. >> house negotiations over a fix for the so-called fiscal cliff continues in washington. house members talked on the floor on a resolution that would take measures. it begins with a texas republican. this is just over an hour. mr. sessions: thank you very much, mr. speaker. for the purpose of debate only, i yield the customary 30 minutes to the gentlewoman from fair point, new york, my dear friend, the ranking member on the committee, ms. slaughter, pending which i yield myself such time as i may consume. the speaker pro tempore: the gentleman is recognized. mr. sessions: thank you very much. during consideration of this resolution, all time is yielded for the purpose of debate only. mr. speaker, i ask unanimous consent that all members may have five legislative days to revise and extend their remarks. the speaker pro tempore: without objection. mr. sessions: i rise today in support of this rule which will provide this body the ability to consider legislation under suspension of the rules for the remainder of this congress. however, i would prefer not really to be here today ta
CSPAN
Dec 12, 2012 1:00am EST
meeting. he said reaching a deal on the so-called fiscal cliff before christmas will be difficult, as house republicans have not offered any detailed proposals. his remarks are just over five minutes. >> i am sorry. start over again. speaker boehner said he is waiting on president obama to outline spending cuts. this is a kind of strange thing for the speaker to say. president obama outlined very specific cuts in his proposal to the republicans. republicans have not offered anything specific in cuts whatsoever. of course, nothing specific in revenue whatsoever. all generalizations. the republicans want more spending cuts. tell us what you want. that is what i say to them. we cannot read their minds. we are not going to make a proposal for them. republicans know perfectly well that democrats are willing to make tough choices on these issues, if they understand, which i hoped they do by now, we are going to look out for the middle class first. the only thing standing in the way of an agreement is republicans, their insistence on holding tax cuts for middle- class families hostage to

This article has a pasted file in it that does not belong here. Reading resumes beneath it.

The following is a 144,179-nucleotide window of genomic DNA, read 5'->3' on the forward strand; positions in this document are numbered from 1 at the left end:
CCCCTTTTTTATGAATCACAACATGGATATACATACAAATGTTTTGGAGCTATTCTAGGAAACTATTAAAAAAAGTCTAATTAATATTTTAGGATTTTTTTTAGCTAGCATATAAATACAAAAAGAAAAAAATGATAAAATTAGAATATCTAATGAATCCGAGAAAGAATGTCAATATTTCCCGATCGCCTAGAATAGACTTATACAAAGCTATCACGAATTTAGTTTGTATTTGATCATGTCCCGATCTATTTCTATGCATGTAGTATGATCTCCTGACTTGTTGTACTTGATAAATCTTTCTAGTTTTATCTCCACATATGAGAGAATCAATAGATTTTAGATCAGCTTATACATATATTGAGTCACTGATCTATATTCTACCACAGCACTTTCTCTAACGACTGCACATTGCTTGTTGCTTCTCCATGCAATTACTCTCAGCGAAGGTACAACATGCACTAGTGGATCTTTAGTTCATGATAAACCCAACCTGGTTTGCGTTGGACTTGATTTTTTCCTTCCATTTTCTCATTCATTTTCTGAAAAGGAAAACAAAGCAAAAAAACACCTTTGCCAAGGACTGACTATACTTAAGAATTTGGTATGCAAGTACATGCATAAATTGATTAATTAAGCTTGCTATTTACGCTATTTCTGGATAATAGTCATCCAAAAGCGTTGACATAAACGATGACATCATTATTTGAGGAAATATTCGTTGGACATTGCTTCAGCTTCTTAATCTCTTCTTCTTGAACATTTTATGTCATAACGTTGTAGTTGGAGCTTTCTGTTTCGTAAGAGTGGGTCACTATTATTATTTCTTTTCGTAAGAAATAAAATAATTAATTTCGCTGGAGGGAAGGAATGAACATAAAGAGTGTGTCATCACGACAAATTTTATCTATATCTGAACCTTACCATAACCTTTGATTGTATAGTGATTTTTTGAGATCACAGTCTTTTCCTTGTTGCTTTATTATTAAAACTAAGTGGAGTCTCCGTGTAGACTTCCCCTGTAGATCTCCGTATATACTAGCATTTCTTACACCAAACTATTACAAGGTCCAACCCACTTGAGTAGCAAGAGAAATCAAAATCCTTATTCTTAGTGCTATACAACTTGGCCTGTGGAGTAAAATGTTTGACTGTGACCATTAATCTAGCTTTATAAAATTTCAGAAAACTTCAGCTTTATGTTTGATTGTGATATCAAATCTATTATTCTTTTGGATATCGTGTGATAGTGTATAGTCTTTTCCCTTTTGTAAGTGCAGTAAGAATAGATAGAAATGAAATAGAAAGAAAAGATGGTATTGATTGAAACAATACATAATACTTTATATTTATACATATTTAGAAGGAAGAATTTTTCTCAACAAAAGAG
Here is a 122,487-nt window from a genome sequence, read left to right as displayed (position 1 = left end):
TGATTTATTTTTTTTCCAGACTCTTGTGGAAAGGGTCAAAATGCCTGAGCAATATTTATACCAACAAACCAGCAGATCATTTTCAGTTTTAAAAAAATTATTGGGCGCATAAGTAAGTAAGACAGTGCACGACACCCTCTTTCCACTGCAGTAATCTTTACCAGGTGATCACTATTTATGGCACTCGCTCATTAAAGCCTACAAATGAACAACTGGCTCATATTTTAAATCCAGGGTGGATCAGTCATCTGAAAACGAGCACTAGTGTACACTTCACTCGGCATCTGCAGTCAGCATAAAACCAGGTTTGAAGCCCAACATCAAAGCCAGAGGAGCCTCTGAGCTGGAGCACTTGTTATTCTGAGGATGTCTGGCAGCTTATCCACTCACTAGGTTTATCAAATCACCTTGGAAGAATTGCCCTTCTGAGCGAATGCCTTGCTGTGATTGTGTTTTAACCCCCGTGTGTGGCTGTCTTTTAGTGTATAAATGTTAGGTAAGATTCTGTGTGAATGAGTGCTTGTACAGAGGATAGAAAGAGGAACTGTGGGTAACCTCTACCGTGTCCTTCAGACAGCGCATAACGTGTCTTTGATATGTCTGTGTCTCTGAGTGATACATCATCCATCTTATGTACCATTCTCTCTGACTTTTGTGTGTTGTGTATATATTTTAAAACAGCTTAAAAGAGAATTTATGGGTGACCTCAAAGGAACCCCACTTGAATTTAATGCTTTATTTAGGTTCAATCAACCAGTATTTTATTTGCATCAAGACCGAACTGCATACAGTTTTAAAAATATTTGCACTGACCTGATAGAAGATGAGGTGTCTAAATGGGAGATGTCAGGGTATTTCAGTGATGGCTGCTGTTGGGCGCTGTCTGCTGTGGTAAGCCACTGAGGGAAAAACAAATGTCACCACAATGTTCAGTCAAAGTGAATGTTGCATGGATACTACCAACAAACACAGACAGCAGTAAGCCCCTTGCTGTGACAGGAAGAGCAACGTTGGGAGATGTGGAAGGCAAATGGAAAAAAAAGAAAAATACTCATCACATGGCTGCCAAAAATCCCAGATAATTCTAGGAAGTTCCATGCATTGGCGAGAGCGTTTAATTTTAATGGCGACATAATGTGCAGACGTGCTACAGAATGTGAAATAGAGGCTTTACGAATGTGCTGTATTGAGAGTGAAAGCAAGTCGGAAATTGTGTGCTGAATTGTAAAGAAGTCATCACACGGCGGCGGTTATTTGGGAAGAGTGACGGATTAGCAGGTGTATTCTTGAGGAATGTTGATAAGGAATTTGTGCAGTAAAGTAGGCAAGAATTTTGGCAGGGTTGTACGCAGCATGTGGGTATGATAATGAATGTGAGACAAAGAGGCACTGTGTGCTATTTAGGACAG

CSPAN
Dec 6, 2012 8:00pm EST
culture of all money -- of albany. tonight on c-span, a senate debate on the fiscal cliff. shaun donovan discusses it. harry reid and mitch mcconnell when back-and-forth on fiscal cliff issues and a proposal to raise the debt ceiling. here is part of their exchange. >> yesterday afternoon, i came to the floor and offered president obama's proposal on the fiscal cliff to show that neither he nor democrats in congress are acting in good faith in these negotiations. with just a few weeks ago before a potentially entirely avoidable blow to the economy, the president proposed a plan the members of his own party will even vote for. he is not interested in a balanced agreement, not particularly interested in avoiding the fiscal cliff, and clearly not interested at all in cutting any spending. with the president is really in, as we learned just yesterday, is getting as much taxpayer money as he can, first by raising taxes on small businesses who he believes are making too much money, and then on everybody else. not so he can lower the debt or the deficit, but so he can spend to his heart's conte
CSPAN
Dec 11, 2012 8:00pm EST